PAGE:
Caramelized, But Not Candied
The basics of better browning.
Everyone’s first encounter with “caramel” was probably an ooey-gooey candy, perhaps a bite sized treat on Halloween or straight from the bag during a cookie making marathon. Later, you might have oohed and aahed over a perfectly caramelized crème brûlée. It’s the color brown that’s the link, and understanding how and why foods brown leads to all kinds of delicious possibilities.
A single recipe — Savory Caramel Chicken with Roasted Pumpkin — captures the full range of everything wonderful about caramelization and food browning. The recipe is based on the popular Vietnamese caramel chicken, and two kinds of browning take place, one with sugars and another with the proteins in the chicken. The final result earns applause with a depth of flavor that’s simultaneously sweet, savory and salty with a subtle tartness.
If you’ve ever left a peeled banana or sliced apple on a plate for too long, you know that some foods turn brown simply by being exposed to air. The situation is different for sugars and meat. Sugars caramelize and proteins brown through heat. Food scientists draw distinctions between what happens when sugars and proteins are heated, and if you’d like to swap your kitchen apron for a lab coat, look into the Maillard reaction.
In the meantime, just know this. Roasting the pumpkin in this recipe beautifully caramelizes the starchy veggie due to its abundant natural sugars, and sautéing the chicken over high heat will quickly brown the exterior of the poultry. And don’t wash out that skillet just yet. There’s one more tasty step to go.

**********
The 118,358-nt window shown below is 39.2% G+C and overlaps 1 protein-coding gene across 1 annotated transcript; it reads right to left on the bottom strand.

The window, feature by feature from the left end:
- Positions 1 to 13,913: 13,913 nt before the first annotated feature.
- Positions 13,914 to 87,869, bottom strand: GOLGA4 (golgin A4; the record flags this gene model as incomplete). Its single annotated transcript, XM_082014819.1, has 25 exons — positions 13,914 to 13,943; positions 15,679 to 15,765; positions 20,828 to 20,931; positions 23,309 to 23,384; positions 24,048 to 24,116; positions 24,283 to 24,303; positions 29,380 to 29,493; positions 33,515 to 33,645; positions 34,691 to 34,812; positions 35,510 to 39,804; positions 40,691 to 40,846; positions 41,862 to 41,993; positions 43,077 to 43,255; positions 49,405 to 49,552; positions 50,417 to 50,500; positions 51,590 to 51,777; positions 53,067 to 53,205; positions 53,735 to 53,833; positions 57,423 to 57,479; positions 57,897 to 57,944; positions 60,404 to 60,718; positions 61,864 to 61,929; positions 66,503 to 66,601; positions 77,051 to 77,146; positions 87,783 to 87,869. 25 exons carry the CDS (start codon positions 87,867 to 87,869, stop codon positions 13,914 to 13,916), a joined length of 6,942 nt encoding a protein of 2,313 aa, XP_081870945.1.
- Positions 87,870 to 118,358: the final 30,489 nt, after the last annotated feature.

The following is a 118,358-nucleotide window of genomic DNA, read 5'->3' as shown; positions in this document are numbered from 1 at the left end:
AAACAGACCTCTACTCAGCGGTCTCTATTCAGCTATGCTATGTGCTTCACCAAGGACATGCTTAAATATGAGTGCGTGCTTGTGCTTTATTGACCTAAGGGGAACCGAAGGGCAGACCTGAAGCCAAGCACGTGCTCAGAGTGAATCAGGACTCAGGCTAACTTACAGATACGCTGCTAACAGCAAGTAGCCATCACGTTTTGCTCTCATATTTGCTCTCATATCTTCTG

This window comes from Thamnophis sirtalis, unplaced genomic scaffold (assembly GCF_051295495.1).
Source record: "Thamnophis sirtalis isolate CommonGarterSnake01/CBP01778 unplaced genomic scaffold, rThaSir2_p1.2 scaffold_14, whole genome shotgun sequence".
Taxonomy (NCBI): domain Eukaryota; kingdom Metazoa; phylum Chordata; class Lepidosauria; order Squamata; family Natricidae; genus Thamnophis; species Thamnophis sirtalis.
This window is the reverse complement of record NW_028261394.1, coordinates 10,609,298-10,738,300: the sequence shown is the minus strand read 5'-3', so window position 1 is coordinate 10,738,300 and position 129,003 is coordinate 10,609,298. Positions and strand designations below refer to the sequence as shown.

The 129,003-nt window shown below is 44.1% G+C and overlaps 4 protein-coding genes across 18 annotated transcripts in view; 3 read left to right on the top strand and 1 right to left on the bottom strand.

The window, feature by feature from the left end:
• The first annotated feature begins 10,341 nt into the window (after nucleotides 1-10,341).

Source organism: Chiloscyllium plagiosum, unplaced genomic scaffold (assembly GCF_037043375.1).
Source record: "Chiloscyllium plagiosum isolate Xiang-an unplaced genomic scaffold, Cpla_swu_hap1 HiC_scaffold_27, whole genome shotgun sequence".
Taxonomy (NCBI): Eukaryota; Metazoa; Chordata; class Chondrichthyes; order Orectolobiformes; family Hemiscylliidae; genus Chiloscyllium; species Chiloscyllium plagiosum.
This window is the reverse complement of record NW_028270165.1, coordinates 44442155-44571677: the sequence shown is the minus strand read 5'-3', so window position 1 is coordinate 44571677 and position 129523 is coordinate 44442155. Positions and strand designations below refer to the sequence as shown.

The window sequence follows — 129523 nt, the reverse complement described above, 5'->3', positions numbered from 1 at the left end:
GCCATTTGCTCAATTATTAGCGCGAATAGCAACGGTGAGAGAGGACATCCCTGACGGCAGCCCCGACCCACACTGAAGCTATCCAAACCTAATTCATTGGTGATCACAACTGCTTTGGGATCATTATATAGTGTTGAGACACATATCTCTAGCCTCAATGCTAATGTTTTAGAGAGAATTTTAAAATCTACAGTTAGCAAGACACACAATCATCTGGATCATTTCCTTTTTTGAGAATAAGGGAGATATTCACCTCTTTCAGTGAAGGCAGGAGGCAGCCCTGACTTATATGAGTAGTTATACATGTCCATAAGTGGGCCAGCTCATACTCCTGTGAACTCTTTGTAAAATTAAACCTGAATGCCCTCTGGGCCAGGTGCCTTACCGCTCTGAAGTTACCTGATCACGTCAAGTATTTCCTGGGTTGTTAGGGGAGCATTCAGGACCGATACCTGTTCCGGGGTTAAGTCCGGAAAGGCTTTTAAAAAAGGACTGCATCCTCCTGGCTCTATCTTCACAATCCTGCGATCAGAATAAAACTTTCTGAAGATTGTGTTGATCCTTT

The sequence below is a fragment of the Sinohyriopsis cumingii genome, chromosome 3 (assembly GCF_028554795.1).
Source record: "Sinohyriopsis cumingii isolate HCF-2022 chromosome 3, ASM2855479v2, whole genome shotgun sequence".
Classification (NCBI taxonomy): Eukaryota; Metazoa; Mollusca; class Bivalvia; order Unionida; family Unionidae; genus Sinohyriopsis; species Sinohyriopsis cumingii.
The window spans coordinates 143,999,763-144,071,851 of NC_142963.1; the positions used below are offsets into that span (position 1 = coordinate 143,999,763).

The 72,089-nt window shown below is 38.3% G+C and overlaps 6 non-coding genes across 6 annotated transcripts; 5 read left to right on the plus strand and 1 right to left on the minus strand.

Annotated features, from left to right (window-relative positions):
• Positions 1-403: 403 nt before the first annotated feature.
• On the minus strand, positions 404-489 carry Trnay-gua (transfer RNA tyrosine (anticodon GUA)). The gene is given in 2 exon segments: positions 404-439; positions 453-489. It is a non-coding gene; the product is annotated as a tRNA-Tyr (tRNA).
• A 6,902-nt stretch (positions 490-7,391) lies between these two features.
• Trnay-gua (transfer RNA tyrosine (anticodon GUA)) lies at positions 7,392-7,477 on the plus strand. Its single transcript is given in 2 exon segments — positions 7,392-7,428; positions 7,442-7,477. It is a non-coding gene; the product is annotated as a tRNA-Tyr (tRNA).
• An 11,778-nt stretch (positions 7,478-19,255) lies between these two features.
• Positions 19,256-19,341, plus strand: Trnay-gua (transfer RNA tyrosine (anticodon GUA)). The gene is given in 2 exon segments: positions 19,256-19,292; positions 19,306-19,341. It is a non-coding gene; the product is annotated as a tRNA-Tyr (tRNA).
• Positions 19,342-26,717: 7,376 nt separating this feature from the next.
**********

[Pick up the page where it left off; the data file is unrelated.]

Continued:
Sautéing the chicken does more than begin a cooking process that finishes in the oven. As the meat browns, it leaves behind the foundation of a great sauce. After you’ve sautéed the chicken, stir some water into the skillet, scrape up the browned bits and build the sauce according to the recipe. Brown sugar is a key ingredient, and it let’s you make a caramel sauce to bring out the best in the chicken and roasted pumpkin.
A dish this satisfying calls for just the right sides, and gai lan — also known as Chinese broccoli — is a healthy, leafy green vegetable to get acquainted with. Look for it at your local grocery or farmers market. It steams or blanches quickly, and the flavor mellows during cooking. Serve with fragrant jasmine rice, and this is truly a feast for the senses, caramelized and browned with time proven techniques you can use meal after meal.